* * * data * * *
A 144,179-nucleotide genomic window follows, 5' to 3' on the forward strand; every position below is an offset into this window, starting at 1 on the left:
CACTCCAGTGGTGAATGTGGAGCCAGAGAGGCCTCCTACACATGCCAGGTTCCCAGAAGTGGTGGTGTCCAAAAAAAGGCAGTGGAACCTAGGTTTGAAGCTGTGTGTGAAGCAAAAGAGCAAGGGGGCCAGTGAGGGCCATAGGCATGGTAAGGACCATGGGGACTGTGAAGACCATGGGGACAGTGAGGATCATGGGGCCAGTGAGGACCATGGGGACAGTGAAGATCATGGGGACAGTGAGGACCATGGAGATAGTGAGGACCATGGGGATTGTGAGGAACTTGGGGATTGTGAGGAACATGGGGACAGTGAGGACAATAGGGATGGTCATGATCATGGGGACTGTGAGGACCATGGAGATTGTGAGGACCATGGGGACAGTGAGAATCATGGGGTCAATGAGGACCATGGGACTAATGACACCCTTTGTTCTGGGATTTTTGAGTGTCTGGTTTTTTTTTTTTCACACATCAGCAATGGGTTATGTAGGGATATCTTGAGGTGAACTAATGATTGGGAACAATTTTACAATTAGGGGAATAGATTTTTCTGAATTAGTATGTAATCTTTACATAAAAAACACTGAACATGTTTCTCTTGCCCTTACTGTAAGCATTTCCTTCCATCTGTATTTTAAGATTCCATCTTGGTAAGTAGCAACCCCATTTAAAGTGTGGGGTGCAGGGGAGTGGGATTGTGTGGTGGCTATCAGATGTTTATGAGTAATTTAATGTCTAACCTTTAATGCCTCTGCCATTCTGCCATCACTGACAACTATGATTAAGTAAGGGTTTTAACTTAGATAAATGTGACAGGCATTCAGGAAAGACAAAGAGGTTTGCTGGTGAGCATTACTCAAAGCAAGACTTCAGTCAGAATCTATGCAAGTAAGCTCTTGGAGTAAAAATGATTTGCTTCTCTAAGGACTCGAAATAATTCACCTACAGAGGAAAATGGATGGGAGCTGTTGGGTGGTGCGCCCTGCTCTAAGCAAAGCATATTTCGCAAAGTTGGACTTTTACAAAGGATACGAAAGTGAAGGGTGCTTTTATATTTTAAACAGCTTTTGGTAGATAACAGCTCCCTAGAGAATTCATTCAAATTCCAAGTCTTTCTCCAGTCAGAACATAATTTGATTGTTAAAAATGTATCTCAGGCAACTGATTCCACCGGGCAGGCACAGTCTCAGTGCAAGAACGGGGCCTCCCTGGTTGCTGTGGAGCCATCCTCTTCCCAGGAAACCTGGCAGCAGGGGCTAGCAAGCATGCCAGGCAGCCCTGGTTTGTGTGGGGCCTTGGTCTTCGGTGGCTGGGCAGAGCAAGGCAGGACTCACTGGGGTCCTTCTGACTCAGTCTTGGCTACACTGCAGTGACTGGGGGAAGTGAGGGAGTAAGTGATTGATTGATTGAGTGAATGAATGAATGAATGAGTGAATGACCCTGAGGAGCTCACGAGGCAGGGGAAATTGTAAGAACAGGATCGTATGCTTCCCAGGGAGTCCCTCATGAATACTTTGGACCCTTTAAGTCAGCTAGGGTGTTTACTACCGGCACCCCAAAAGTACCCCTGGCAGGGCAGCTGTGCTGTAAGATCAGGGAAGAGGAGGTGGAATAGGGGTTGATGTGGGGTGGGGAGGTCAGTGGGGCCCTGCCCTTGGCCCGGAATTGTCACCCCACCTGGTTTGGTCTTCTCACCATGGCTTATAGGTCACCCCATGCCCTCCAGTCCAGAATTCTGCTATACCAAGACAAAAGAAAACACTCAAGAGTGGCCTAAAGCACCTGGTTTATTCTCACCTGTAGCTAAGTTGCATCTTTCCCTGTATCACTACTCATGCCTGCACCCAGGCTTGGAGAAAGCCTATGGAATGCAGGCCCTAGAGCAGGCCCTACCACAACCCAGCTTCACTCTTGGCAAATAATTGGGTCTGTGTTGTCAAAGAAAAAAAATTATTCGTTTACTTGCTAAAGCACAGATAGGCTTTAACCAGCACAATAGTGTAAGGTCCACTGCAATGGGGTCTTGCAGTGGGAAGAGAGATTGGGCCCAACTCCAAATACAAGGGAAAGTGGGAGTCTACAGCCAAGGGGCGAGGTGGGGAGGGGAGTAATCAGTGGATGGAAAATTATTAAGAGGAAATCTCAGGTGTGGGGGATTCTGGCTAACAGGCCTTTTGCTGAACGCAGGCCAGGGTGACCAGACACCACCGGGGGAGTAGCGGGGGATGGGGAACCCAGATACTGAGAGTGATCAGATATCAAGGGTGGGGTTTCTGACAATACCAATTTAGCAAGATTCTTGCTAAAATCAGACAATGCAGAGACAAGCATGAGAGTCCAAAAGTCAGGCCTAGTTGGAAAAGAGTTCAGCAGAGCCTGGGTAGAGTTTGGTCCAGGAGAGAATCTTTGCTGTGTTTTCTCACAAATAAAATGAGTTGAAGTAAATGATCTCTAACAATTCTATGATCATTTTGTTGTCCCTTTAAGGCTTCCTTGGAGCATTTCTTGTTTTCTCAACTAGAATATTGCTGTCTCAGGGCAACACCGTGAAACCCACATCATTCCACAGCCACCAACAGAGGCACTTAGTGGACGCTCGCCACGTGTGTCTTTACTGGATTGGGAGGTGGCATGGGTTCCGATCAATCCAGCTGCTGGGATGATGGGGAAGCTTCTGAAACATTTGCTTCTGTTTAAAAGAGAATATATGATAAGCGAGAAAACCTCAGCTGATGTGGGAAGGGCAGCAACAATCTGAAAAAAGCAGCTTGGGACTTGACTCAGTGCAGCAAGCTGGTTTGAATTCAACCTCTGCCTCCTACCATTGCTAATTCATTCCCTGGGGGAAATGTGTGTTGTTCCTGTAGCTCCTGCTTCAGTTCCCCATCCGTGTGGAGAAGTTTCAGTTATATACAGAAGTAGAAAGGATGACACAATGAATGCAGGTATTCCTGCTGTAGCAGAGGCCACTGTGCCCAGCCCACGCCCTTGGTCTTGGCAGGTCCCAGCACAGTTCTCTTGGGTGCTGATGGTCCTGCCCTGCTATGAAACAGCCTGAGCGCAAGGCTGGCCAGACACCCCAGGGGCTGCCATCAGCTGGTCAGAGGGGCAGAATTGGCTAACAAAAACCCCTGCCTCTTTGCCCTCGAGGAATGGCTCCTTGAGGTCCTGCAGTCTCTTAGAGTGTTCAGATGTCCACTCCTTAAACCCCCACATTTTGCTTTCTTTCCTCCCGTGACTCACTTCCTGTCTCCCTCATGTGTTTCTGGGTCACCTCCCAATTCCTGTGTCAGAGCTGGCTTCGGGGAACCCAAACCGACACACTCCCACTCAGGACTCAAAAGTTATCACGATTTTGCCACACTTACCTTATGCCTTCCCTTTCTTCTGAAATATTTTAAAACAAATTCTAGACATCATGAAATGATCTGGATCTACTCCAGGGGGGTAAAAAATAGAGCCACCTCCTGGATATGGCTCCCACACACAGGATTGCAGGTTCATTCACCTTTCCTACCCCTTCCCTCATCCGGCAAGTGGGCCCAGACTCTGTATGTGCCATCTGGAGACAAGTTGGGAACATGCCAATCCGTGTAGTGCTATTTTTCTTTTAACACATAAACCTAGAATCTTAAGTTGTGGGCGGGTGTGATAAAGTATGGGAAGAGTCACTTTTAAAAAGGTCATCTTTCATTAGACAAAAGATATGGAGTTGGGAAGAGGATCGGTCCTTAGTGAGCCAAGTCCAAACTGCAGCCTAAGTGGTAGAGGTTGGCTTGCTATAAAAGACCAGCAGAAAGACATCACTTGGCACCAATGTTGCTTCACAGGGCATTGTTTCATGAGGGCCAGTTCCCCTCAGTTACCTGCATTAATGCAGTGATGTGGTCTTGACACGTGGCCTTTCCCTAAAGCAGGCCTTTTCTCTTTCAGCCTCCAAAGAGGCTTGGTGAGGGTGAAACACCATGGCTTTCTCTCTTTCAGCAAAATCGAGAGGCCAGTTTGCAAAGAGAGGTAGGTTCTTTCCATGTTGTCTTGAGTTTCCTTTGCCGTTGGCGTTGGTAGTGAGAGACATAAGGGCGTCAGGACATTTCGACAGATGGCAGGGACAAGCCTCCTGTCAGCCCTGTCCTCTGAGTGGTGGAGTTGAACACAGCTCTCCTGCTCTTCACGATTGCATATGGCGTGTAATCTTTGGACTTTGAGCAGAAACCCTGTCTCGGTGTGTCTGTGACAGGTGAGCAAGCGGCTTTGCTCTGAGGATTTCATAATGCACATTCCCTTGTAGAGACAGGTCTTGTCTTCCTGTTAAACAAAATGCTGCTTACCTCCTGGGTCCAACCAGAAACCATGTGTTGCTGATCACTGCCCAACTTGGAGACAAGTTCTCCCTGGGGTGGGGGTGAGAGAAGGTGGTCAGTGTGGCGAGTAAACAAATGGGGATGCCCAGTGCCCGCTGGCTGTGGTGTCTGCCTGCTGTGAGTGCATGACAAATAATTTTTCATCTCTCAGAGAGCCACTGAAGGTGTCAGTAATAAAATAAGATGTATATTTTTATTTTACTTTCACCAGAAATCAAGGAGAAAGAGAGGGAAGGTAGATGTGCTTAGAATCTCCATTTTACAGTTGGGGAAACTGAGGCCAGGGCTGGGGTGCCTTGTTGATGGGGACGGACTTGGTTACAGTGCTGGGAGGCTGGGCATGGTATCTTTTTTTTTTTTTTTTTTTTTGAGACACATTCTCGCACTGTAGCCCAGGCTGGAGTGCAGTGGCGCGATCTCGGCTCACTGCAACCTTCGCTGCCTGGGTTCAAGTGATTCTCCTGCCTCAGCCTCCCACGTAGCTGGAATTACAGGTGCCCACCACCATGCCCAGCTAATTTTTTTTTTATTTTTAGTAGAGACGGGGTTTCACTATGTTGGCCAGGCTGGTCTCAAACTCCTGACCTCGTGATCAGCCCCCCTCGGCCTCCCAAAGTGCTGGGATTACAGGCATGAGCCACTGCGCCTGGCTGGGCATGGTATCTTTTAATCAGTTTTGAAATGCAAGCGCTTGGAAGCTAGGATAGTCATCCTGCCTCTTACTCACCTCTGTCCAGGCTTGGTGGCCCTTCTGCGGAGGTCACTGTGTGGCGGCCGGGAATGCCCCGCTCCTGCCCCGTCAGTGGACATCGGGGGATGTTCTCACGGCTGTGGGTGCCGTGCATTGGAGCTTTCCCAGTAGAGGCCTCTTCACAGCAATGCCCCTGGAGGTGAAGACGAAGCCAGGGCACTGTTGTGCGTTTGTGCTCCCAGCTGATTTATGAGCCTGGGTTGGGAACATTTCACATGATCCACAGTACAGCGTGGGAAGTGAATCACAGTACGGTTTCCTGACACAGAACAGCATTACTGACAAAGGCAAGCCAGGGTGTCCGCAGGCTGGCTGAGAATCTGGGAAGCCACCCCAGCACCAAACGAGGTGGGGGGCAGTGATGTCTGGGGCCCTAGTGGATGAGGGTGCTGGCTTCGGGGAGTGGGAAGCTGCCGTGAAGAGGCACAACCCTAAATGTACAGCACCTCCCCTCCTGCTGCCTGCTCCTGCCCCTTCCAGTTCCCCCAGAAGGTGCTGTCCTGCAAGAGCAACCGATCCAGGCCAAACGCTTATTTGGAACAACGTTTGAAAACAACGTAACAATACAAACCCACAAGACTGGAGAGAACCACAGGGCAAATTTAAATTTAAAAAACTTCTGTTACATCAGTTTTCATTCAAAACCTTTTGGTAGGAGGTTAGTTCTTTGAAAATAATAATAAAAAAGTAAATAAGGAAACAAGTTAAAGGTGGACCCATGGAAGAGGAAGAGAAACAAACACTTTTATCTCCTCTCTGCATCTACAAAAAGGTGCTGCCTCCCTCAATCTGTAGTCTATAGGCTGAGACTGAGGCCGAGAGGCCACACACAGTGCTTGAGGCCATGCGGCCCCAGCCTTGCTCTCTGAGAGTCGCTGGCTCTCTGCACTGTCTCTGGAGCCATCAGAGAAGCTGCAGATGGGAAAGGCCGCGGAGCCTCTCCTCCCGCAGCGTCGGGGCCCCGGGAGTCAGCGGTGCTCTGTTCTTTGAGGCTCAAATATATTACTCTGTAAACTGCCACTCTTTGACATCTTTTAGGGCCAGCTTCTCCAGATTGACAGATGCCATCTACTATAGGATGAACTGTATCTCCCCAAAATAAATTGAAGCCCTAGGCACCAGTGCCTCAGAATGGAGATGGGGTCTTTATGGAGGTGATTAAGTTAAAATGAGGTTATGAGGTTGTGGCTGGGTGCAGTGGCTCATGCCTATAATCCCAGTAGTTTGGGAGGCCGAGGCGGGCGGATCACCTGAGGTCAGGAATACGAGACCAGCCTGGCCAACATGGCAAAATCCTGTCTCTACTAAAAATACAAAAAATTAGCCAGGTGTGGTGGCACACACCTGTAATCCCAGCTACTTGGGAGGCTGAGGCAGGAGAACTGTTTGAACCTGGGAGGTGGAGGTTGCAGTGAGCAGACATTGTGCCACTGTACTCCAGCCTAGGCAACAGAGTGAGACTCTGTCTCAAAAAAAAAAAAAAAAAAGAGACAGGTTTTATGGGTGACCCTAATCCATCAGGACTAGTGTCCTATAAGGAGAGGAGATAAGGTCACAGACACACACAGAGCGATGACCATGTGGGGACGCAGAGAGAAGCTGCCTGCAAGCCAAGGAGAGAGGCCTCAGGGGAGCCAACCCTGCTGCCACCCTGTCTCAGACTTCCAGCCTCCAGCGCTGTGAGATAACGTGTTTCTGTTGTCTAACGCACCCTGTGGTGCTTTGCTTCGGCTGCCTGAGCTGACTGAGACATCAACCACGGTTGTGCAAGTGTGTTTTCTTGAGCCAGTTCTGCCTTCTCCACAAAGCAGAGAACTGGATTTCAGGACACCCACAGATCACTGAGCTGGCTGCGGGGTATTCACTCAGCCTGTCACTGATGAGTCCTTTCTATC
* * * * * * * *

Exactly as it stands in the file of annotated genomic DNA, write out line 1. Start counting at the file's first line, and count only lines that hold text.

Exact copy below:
A 144,179-nucleotide genomic window follows, 5' to 3' on the forward strand; every position below is an offset into this window, starting at 1 on the left: